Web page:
What the BBC has learned from its virtual reality efforts
For about a year, the BBC has been experimenting with virtual reality and its more accessible cousin, 360-degree video. Zillah Watson, editor of BBC research and development lab, has called this a period of “rapid prototyping” to figure out how to crack storytelling and distribution while the market is still young and relatively scattered.
“A strong sense of story disguises technical flaws,” said Watson. “That’s the case in news too; a badly framed shot that captures a moment can be award-winning news footage. Now we have a portfolio of some of the things that are possible to show creators in the BBC, saving them nine months of research.”
Much of the work, mostly 360-degree video with six examples of virtual reality footage created for expensive headsets, lives on YouTube’s 360 player and on BBC Taster, where the company posts experiments with new technologies for audience testing. The most successful in terms of views has been the 360-degree video of the Large Hadron Collider, with nearly 1 million YouTube views.
Here’s what the BBC has learned through its VR portfolio, whether that’s from making educational news features or reporting on breaking news.
Start with the camera angle
The point of 360-degree video and VR is to take you into the experience, so the camera angle needs to be considered from the outset. It’s clear how important this is from seeing where it doesn’t work. When David Cameron announced there would be an EU referendum, the BBC was there with 360-degree cameras, but they were placed with all the other primary cameras. The result is pretty lackluster. “If you can do it in 16 by 9, then why do it in 360?” points out Watson.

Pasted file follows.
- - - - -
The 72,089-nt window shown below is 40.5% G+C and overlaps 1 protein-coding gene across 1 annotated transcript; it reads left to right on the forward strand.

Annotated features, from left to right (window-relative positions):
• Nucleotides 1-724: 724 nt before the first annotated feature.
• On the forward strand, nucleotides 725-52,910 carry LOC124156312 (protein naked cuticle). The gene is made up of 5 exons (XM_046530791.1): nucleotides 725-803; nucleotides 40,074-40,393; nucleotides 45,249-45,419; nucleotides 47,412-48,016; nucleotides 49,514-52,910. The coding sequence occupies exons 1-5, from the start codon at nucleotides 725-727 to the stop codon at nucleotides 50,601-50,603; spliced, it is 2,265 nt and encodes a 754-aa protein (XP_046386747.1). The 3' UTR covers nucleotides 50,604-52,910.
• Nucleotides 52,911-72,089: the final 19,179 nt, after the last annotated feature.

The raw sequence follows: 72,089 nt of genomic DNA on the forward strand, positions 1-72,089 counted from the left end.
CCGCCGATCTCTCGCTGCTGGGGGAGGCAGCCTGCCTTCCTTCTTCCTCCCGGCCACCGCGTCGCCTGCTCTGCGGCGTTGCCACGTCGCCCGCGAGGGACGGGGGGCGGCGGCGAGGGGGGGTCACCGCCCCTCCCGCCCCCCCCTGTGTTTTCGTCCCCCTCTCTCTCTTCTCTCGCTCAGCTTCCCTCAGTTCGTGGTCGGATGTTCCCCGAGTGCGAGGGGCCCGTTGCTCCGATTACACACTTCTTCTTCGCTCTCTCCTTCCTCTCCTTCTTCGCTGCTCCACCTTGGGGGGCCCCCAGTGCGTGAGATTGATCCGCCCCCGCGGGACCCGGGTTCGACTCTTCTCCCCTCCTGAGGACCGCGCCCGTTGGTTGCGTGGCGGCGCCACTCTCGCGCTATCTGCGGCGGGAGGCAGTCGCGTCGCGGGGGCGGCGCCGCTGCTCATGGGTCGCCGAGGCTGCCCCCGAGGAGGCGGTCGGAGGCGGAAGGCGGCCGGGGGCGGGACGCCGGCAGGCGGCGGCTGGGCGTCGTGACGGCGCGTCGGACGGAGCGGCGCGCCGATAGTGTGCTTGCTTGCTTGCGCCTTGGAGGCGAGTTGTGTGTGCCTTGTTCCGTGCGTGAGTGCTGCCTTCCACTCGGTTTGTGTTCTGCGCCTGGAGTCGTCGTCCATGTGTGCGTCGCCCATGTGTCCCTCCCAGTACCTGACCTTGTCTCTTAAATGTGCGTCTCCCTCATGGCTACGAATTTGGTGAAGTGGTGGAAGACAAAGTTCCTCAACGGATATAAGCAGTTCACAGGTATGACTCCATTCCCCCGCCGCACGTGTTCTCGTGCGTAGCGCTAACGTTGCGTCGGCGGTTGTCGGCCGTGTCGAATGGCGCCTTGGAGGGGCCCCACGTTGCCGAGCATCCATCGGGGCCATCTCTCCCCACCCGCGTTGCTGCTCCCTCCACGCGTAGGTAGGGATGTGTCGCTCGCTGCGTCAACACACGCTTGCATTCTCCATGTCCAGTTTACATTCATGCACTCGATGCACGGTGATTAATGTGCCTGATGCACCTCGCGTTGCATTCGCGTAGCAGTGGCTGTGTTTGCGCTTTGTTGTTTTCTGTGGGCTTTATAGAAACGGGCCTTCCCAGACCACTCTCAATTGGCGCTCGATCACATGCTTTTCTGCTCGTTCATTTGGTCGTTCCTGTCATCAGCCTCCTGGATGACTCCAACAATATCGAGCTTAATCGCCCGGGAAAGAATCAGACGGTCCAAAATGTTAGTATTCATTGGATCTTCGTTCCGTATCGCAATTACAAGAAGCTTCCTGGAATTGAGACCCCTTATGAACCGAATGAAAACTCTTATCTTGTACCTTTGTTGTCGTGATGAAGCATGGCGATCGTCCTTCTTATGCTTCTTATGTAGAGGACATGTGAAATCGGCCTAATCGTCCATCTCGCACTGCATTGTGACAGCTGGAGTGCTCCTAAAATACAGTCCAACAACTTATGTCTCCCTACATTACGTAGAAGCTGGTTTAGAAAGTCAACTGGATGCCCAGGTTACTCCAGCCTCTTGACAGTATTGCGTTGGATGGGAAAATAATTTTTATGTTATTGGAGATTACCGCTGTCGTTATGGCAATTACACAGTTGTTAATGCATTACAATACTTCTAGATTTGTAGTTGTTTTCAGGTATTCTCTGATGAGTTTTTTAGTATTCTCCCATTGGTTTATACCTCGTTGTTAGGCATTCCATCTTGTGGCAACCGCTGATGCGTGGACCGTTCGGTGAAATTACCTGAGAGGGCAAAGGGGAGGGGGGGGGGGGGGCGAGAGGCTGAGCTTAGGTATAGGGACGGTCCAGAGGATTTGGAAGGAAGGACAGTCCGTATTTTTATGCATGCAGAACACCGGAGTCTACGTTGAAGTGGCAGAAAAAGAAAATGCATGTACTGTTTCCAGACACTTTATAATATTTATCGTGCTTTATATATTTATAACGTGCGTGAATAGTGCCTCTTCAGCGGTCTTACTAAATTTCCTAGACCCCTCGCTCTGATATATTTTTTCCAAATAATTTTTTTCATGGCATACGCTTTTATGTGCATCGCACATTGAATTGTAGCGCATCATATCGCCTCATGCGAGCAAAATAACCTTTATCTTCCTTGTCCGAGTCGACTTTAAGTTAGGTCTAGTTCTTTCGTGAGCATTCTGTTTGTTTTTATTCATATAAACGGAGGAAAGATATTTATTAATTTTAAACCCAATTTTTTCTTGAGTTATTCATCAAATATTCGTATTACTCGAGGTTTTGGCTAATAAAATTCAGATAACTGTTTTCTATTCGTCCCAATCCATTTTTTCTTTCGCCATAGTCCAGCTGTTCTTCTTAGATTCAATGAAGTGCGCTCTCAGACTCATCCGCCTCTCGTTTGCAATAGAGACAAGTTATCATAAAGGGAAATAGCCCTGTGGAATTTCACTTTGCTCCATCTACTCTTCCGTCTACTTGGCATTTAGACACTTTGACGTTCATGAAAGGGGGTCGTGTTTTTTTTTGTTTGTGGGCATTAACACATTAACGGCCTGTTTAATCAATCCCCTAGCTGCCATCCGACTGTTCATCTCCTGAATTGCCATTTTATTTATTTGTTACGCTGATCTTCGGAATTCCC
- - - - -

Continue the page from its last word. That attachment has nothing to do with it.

Other 360-degree videos fared better, such as one filming Leicester winning the Premier League Championship from a local pub, and the countdown to British astronaut Tim Peake leaving earth. “Getting those 40-second historic moments of what it’s like gives you an idea of how differently something like the Arab Spring would be reported. As a viewer, you can look around and see the whole picture yourself, rather than a constructed TV news report.”
People don’t need to see lifelike characters to feel moved
The BBC has worked with a number of independent studios and virtual reality production houses. One such is Aardman Animation, known for its stop-motion claymation films starring the characters Wallace and Gromit. “Aardman hadn’t done any VR before, but they brought a sense of style with the artwork and animation that has moved it on from what other people have done previously,” said Watson.
The footage, called “We Wait,” is an animated dramatization of migrants waiting for boats to take them from the beaches of Turkey to Greece, based on BBC interviews with real people. “We learned that you don’t have to necessarily have that lifelike quality for people to feel moved,” said Watson, quoting feedback from viewers and journalists at the Global Editors Network conference in Vienna, who compared the footage to articles and newspaper clippings.
Radio-style reporting works better than TV.
“Over gesticulation doesn’t work; it needs to have a more conversational and informal tone,” said Watson. Last November, in reporter Matthew Price’s piece in Paris two day after the attacks, the voice-over is much more like a radio presenter, with pauses in between the narrative.
“The immersion of being there is destroyed if you have that very acted-up TV presence. You need to be less directive to the viewer and give them the opportunity to look around,” said Watson. “The roles of reporters are different, and we’ll start to understand that. It’s a new form of visual storytelling, and we have to give more thought to it.”
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